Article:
Introduction: The increased dimensional accuracy of images provided by cone beam computed tomography (CBCT) scans allows for more in-depth diagnosis and treatment planning. Expedient interpolation of segmented data that provides clinically acceptable results will encourage clinicians to frequently use CBCT images for clinical/radiographic evaluation. Some of these applications include, quantification of root resorption, determination of force required for specific tooth movements, and customized appliances. Purpose: The study had two purposes. The first was to compare the accuracy of digital tooth volumes acquired from CBCT to the gold standard, micro-computed tomography (micro-CT). The second was to determine the effect of axial slice reduction on volume interpolation, using two different interpolation methods. Materials & Methods: Five unrestored, single-rooted teeth underwent micro-CT and CBCT scanning. The data was reconstructed and imported into Simpleware™ ScanIP for segmentation and volumetric analysis. Segmentation was completed, resulting in a mask, which then underwent sequential root reduction. Two interpolation methods, Three Dimensional (3D) Wrap and Interpolation Toolbox, were applied to each reduction mask. The volume, length, voxel count, and grayscale values of each method were evaluated.

Statistical analysis was performed using intraclass correlation coefficient (ICC) tests to examine intraexaminer reliability, Friedman’s Analysis of Variance by Ranks to evaluate the mean difference between micro-CT and CBCT, Wilcoxon Signed Rank Test to evaluate the reduction differences between two CBCT resolutions, and Kruskal-Wallis test to evaluate the differences in reduction within each CBCT resolution. The significance level of all statistical analysis was set at  = 0.05. Results: The volume comparisons between micro-CT and CBCT scans showed statistically significant differences (p = 0.015), however, pairwise comparison revealed the difference to be between the two resolutions of CBCT scans and not between CBCT and micro-CT. With regard to sequential reductions and interpolation accuracy, the 3D Wrap method had a greater tendency toward underestimation while the Interpolation Toolbox method provided more accurate measurements. Conclusions: Due to small sample size and statistically significant differences between overall mean volume measurements, it cannot be concluded that micro-CT and CBCT scans produce the same volume. Interpolated digital tooth volume obtained from axial reductions was more accurate with the Interpolation Toolbox method, than the 3D Wrap method. It can be concluded that the Interpolation Toolbox method would be beneficial for tooth volume assessment in a clinical setting.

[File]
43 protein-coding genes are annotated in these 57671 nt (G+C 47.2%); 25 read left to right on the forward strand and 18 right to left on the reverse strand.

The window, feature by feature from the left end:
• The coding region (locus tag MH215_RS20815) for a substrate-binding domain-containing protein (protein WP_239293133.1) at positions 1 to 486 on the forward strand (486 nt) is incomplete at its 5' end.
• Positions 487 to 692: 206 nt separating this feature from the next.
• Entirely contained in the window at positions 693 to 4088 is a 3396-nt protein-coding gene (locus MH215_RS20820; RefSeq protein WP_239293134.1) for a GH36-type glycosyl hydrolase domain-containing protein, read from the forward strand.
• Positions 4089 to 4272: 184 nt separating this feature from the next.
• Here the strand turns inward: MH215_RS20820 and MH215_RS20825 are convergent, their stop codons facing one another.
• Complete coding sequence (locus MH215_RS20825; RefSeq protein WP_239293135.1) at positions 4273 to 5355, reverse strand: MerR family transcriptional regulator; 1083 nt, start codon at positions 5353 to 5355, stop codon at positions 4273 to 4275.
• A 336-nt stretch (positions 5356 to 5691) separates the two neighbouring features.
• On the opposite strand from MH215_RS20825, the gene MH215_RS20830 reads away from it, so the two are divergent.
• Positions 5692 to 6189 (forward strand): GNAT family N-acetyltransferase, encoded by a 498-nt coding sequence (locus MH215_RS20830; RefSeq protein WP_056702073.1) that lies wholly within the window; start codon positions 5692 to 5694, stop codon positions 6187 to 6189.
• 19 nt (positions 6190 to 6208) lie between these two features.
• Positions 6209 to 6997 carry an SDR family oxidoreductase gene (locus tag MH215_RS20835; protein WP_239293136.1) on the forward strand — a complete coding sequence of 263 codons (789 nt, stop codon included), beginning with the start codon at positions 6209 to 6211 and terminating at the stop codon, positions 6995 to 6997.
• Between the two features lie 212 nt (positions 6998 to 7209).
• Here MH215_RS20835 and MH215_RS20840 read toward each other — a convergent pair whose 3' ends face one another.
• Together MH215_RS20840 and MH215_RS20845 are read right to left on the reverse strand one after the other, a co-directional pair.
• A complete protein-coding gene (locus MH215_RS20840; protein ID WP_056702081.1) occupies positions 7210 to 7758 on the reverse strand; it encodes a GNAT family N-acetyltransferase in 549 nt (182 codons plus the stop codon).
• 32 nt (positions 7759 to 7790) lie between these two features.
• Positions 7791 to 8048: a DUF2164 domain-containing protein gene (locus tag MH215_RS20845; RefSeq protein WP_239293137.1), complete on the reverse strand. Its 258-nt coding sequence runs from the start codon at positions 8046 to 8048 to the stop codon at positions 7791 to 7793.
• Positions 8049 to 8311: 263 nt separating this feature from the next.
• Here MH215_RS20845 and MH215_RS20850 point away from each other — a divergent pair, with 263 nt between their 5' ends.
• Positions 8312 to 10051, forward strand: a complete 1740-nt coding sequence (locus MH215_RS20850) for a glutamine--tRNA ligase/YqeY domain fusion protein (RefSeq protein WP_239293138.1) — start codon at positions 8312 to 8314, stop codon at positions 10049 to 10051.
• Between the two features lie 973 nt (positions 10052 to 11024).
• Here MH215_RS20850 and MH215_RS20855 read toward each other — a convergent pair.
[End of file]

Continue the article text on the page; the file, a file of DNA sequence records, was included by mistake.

LLU Discipline

Orthodontics and Dentofacial Orthopedics


Orthodontics and Dentofacial Orthopedics


School of Dentistry

First Advisor

Caruso, Joseph M.

Second Advisor

Olson, Gregory W.

Third Advisor

Rungcharassaeng, Kitichai

Degree Name

Master of Science in Orthodontics and Dentofacial Orthopedics (MSODO)

Degree Level


Year Degree Awarded


Date (Title Page)




Library of Congress/MESH Subject Headings

Cone-Beam computed Tomorgraphy; Orthodontics; Radiography-Dental

Subject - Local

Root Volumes; Limited Segmentation; Volumetric Analysis



Page Count


Digital Format


Digital Publisher

Loma Linda University Libraries

Usage Rights

This title appears here courtesy of the author, who has granted Loma Linda University a limited, non-exclusive right to make this publication available to the public. The author retains all other copyrights.


Loma Linda University Electronic Theses and Dissertations

Collection Website



Loma Linda University. Del E. Webb Memorial Library. University Archives